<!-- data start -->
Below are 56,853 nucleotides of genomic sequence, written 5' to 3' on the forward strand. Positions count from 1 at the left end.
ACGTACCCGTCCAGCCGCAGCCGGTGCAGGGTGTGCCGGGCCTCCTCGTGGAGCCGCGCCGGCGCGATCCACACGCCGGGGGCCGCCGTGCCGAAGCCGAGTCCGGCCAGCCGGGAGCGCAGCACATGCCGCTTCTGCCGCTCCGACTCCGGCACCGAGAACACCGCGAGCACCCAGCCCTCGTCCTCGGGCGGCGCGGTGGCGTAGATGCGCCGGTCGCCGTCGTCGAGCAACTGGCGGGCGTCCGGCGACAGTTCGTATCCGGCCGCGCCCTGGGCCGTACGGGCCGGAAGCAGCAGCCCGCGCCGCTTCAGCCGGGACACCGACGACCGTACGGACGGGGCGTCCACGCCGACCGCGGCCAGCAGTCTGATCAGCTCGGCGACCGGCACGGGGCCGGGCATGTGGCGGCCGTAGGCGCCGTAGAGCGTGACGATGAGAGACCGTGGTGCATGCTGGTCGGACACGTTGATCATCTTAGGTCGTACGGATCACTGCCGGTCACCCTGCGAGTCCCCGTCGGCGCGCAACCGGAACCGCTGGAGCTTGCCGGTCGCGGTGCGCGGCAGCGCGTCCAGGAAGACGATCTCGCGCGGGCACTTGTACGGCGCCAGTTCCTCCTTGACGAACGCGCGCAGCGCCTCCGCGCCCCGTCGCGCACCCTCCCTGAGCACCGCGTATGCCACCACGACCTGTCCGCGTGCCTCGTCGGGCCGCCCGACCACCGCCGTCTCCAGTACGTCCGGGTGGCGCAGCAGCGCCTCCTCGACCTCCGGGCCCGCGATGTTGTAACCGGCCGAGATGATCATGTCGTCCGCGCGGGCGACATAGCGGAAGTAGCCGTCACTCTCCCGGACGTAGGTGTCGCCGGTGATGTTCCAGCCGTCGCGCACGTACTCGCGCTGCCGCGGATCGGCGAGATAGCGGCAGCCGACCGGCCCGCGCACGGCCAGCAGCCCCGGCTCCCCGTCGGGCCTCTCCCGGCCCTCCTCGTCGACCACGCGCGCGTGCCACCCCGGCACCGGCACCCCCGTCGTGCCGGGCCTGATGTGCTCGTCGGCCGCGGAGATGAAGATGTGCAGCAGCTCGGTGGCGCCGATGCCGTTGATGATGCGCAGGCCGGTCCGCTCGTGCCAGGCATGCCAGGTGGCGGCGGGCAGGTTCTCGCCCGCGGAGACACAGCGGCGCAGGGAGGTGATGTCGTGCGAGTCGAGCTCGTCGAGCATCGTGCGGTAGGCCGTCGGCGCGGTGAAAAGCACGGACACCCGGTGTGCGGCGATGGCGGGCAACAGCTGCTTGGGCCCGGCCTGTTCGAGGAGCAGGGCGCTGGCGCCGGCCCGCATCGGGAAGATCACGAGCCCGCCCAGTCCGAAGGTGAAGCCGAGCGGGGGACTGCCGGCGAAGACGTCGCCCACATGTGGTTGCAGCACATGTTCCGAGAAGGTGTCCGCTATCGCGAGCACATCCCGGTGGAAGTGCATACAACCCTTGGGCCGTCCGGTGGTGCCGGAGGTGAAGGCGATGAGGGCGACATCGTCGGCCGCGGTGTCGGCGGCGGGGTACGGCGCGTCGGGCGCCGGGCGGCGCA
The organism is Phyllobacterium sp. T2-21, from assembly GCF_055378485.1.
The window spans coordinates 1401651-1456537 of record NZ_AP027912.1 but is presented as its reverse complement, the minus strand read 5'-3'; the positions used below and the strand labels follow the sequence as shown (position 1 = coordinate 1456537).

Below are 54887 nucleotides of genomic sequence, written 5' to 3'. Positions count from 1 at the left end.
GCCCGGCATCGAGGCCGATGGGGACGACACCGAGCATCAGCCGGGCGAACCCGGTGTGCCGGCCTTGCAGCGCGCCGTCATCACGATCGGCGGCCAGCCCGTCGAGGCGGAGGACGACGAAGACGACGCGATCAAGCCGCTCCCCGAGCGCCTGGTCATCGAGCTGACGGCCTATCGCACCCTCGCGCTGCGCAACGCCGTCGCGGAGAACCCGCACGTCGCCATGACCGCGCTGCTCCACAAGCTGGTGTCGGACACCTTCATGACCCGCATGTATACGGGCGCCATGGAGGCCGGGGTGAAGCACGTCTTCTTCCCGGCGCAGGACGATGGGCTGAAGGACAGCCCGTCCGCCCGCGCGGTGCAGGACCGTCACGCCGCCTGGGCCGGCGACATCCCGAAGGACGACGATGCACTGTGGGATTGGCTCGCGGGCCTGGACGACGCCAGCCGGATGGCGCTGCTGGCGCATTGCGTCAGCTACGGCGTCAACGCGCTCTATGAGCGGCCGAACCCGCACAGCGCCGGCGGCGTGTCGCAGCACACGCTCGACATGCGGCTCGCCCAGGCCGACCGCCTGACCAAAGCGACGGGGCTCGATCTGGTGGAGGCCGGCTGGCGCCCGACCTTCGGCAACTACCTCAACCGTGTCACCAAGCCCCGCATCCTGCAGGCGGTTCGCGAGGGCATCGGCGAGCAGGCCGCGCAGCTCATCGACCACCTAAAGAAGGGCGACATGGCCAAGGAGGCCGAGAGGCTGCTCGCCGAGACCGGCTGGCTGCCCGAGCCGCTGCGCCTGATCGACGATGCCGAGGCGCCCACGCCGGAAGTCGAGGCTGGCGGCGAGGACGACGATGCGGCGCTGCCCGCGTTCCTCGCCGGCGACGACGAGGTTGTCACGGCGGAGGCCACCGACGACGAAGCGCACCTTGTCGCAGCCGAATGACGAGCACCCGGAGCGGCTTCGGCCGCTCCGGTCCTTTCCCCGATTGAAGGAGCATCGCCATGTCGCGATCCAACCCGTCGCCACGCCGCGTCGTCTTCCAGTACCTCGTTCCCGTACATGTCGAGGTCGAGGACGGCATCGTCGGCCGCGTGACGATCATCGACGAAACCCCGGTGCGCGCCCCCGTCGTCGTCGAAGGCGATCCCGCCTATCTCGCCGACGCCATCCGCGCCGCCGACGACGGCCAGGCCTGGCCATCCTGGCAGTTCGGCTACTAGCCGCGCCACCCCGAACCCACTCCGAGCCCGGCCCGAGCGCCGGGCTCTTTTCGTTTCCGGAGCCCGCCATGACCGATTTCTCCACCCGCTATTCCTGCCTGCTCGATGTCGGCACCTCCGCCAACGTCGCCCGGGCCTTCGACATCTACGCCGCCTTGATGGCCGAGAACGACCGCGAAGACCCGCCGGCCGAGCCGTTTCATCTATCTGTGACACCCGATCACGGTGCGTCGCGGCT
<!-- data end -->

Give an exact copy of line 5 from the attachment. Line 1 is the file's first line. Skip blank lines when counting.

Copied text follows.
Below are 54887 nucleotides of genomic sequence, written 5' to 3'. Positions count from 1 at the left end.